It's true: your business might not be the best for inbound marketing.
Realistically, if you’re going to invest in a marketing strategy, you’d ideally like to know if it will work for you before you commit to it - which is completely understandable. But how do you know if inbound isn’t right for you?
Simple. Keep reading.
You have more prospects than you know what to do with
What a problem to have - too much business.
If you’re a business with a consistently good word-of-mouth reputation for providing quality products or services, inbound marketing isn’t necessarily the best route to go down. Take a local business as an example: a small joinery company that has customers booked in for months. For this kind of business, inbound marketing won’t work - not just because they’re a small business, but because they don’t have to work hard to nurture prospects when they’re already being recommended as a solution to a problem right away.
However, the likelihood is you’re probably not a business with a team of two people working solely in the local area, and you’re probably not the first solution your customer will come across (sorry). The reality is you have to work to catch their attention, and inbound is the only method that recognises this.
You want a one-size-fits-all solution
If you want an out-of-the-box marketing solution (spoiler alert: this doesn’t exist) that requires no effort but gets results - inbound isn’t the one for you.
It’s no secret that traditional inbound marketing doesn’t work for all businesses, but it has been so well assembled that it has become an extremely attractive solution to many businesses, who falsely believe that following a rigid plan in a neat little package will get results.
But, here’s the thing. Inbound doesn’t work like that. And it shouldn’t.
Inbound isn’t (contrary to what some marketing agencies would have you believe) as straightforward as it’s sometimes made out to be. A one-size-fits-all solution won’t work, and if that’s what you’re looking for then inbound isn’t for you. An inbound strategy will only perform effectively if it is completely tailored to match your business needs, goals and challenges - and it does require a considerable amount of time and effort before you start seeing results. With inbound, you’re in for the long haul.
You aren’t transparent
Inbound is about getting you closer to your customers - answering the questions they’re asking and gaining their trust. How do you expect to do that if you can’t be somewhat transparent with what you’re offering?
Inbound is about your customer, not you. Where outbound strategies tend to focus on what you’re good at and go in for the hard sell, inbound strategies focus on what your customers actually want to hear. For example, the one thing many businesses are always reluctant to talk about on their website is pricing, because of the perceived notion that it will put off potential customers. However, if your competitors have their pricing on their website - why don’t you?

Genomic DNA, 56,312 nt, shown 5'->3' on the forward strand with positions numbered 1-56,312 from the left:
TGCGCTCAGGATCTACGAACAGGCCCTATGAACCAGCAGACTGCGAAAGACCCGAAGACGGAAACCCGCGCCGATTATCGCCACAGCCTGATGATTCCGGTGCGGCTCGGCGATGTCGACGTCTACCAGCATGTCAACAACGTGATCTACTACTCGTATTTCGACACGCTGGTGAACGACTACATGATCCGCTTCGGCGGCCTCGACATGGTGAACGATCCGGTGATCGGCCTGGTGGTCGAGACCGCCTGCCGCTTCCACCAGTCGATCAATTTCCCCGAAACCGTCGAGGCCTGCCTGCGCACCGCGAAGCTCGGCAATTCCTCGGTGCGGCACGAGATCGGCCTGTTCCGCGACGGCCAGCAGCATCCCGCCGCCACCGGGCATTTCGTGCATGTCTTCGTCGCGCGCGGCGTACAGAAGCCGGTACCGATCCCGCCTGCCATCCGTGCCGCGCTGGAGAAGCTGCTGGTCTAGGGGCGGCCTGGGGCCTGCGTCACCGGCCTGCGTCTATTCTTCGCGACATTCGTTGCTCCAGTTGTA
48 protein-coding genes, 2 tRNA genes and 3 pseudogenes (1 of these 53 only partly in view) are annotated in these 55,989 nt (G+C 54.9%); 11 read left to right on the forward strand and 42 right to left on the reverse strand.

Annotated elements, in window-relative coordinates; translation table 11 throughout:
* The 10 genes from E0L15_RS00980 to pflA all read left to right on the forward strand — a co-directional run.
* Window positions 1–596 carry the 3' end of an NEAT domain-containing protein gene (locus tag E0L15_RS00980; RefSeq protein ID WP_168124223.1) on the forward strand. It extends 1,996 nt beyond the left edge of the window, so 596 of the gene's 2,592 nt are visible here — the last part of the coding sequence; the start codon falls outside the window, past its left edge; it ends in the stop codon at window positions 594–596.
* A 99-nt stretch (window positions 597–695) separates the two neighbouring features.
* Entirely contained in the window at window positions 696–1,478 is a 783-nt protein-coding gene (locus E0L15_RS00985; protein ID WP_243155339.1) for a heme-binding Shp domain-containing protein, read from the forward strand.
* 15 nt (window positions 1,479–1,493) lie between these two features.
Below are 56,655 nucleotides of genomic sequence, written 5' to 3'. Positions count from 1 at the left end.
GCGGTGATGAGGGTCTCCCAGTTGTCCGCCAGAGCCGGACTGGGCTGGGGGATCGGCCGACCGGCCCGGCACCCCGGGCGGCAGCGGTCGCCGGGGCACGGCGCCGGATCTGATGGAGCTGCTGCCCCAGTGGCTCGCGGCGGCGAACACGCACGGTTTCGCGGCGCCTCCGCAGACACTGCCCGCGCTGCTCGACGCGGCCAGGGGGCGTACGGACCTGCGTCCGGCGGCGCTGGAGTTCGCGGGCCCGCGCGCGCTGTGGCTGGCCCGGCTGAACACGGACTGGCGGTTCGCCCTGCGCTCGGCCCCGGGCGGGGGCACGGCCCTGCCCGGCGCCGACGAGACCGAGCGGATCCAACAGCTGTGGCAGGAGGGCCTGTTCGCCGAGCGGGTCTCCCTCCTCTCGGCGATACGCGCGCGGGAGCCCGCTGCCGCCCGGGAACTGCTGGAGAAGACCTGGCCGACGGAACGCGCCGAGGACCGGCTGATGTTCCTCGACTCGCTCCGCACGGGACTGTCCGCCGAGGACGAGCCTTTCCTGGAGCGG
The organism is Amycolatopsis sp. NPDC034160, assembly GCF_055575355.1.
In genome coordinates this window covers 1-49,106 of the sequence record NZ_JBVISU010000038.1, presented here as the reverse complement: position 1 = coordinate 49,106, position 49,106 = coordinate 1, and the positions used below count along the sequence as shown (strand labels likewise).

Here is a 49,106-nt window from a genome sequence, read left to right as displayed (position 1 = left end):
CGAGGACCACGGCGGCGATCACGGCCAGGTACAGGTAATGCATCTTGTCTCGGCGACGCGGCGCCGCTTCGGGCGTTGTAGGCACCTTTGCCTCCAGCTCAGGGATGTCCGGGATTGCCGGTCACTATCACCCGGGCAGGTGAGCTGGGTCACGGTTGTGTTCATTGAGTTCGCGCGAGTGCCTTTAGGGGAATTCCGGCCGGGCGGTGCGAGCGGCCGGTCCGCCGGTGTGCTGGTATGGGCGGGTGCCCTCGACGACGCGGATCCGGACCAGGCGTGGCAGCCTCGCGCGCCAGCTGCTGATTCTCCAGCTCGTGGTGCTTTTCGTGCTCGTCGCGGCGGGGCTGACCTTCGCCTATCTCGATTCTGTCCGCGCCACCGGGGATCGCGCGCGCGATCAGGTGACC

Without some sort of transparency, your customers won’t trust you and you’ll lead them directly into the arms of your competitors. This isn’t to say you should publish everything on your website, but with an inbound strategy, you’ll understand your customer well enough to know what they need to hear.
You can’t invest in your website
Ah, the core of any successful inbound marketing strategy: your website.
It’s where you’ll generate traffic, convert leads and delight your customers, but if you don’t have a website designed and optimised with the customer journey in mind, inbound is unlikely to be successful. B2B purchases very rarely happen without a trip to a supplier’s website, and if yours isn’t informative, accessible and clear - they are likely to go elsewhere.
Unless your website is written, designed and built to convey the crucial information needed to generate a purchase, you’ll keep losing opportunities. Inbound websites are created with customer experience at their core and see increasingly positive results, but if you can’t invest the necessary resources into getting an inbound-ready website, you probably shouldn’t do inbound.
You aren’t ready to change
The final and arguably most important reason why you shouldn’t do inbound is that you aren’t ready, or willing to change. In order to achieve success with inbound, you need to change the way you originally thought about marketing, sales and the customer experience. If you’re not willing to do this, then inbound isn’t for you.
Some companies prefer traditional outbound methods such as cold-calling and shouting into the void hoping that someone, somewhere will hear. And that’s fine - if you have the budget to do so. Putting messages out there in the hope that someone wants to purchase your product or service can be expensive without any proper research, and it means you’re less likely to attract relevant, qualified leads that are more likely to convert. There’s an abundance of research out there that suggests customers are getting smarter. They’re no longer falling for the sales shtick - so why are so many B2B organisations still doing it?
Who knows. What we do know, however, is that inbound is the way forward. If it isn’t made for you, then that’s fine - but if it could be, you’re missing out on a huge opportunity to change the way your company interacts with and attracts its customers.
So, what have you got to lose?
See what results you can expect with inbound in our free download: An Introduction to Inbound Marketing. We break down what a 12-month inbound strategy can do for your company, including our unique process for delivering results.